Kentuckians in Ohio and Indiana

Kentuckians in Ohio and Indiana is designed specifically to assist genealogists seeking ancestors from Ohio or Indiana who were originally from Kentucky. Deliberately passing over the conventional record sources, it draws its information from published county histories and county atlases, works containing the type of information likely to be of use to the genealogist. Arranged in tabular format under county of origin, entries include some or all of the following information: the name of the Kentucky migrant, his birth date, the names of his parents and their dates and places of birth (if known), and the date of migration. The name index at the back of the book contains references to more than 10,000 persons.


Language and Learning

Once again, this comprehensive, easy-to-read book explores the way in which children learn language, the way language is taught to children, and how these two roads to language sometimes diverge–always giving equal treatment to first and second language learning. Piper tracks language acquisition, from birth through the school years, presenting numerous cases studies of children’s experiences as a means of illustrating stages of language development and the sequence of skills attainment. In addition, she thoroughly covers bilingualism, paying particular attention to the differences between second language learning at home and in a school setting. For ESL and elementary school speech teachers.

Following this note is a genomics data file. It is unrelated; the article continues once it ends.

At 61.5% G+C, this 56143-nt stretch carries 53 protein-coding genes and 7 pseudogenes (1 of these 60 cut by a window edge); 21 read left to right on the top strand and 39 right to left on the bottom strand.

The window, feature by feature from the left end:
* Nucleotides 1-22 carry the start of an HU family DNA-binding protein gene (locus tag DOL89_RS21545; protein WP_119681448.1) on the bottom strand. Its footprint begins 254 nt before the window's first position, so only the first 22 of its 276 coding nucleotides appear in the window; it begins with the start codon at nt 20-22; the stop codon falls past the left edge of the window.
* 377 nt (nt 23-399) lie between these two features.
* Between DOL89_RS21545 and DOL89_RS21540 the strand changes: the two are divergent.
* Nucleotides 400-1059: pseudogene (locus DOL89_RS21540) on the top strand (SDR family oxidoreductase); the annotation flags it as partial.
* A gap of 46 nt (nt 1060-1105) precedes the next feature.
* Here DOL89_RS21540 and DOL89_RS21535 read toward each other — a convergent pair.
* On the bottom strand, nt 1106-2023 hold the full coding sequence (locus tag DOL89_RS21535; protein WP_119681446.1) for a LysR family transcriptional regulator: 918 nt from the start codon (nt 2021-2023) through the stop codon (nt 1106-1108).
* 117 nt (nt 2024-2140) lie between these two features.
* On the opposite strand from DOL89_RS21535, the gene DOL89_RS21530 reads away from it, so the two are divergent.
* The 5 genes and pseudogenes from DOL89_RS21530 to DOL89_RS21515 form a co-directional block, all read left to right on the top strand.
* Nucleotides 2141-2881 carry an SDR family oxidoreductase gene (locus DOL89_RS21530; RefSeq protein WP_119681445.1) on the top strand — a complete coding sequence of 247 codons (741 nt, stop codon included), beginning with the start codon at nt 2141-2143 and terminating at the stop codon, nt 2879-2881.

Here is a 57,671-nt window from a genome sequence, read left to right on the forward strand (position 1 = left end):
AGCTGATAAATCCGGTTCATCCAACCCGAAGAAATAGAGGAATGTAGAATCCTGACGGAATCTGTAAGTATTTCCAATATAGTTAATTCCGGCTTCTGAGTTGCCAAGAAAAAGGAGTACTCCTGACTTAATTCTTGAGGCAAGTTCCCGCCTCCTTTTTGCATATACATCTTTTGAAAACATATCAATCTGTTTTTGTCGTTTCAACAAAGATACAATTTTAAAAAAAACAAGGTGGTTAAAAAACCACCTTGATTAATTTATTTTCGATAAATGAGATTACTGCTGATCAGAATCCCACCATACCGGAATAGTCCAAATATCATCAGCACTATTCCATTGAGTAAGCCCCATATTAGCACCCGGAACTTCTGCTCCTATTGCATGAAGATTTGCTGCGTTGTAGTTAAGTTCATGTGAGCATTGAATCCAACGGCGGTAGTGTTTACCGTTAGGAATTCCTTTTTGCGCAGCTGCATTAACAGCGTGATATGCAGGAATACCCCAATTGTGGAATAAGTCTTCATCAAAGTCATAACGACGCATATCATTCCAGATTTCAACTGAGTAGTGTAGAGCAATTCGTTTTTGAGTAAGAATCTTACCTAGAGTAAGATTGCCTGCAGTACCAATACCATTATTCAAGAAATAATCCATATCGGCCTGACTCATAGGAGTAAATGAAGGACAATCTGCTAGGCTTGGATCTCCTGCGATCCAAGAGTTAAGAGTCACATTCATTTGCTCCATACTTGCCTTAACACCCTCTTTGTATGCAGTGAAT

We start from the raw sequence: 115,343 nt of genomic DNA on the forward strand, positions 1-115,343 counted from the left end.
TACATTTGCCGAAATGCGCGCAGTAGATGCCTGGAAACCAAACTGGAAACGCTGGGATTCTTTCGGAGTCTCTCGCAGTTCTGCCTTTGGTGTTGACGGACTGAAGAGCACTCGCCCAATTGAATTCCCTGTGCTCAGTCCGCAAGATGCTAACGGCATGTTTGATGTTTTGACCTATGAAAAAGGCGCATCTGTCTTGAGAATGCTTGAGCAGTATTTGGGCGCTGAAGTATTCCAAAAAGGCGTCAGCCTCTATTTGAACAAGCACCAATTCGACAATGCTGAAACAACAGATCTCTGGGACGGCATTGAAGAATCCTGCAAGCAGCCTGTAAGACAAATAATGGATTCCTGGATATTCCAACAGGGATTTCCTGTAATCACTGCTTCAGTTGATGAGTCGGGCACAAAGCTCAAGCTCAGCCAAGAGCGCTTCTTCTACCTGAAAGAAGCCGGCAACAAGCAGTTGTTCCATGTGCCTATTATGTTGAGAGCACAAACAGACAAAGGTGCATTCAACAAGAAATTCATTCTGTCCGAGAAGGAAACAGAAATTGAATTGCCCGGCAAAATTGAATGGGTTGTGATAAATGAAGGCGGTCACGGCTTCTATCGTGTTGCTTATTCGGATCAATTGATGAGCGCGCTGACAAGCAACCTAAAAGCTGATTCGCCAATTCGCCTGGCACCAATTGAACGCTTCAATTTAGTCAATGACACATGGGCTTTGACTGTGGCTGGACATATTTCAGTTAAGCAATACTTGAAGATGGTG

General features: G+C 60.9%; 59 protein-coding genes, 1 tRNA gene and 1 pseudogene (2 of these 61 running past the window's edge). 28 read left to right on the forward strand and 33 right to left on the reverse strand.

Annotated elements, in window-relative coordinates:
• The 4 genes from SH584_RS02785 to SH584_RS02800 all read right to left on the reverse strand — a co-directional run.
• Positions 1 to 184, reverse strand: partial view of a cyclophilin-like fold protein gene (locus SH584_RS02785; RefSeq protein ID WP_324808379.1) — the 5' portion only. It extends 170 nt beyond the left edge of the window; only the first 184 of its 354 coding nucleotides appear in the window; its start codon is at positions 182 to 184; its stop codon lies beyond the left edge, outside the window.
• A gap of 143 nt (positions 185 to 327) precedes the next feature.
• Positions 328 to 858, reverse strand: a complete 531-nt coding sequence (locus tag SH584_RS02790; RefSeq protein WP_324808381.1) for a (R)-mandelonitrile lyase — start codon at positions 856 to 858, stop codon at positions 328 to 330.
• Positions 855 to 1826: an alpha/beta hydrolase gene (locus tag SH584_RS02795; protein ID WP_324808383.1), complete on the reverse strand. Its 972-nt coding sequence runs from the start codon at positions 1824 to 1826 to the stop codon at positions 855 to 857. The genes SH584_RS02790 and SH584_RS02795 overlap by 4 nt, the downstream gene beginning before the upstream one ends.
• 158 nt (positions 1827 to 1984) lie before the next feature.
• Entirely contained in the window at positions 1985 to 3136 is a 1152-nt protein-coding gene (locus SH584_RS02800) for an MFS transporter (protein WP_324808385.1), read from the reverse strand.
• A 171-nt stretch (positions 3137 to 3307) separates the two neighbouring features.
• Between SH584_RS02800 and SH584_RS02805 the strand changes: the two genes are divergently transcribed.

Learning Through Language in Early Childhood

Through everyday conversations and interactions, children utilize language to learn about the world and how to reason within it. In this book, Clare Painter presents a case study of one child’s use of language from ages two and a half to five. She examines the role of language development in interpreting the key domains of experience: the world of things, the world of events, the world of semiosis, and the construal of cause and effect. By tapping into systemic functional theories, Painter constructs a convincing argument that cognitive development is a linguistic process and that new linguistic possibilities can prepare a child for later learning in school.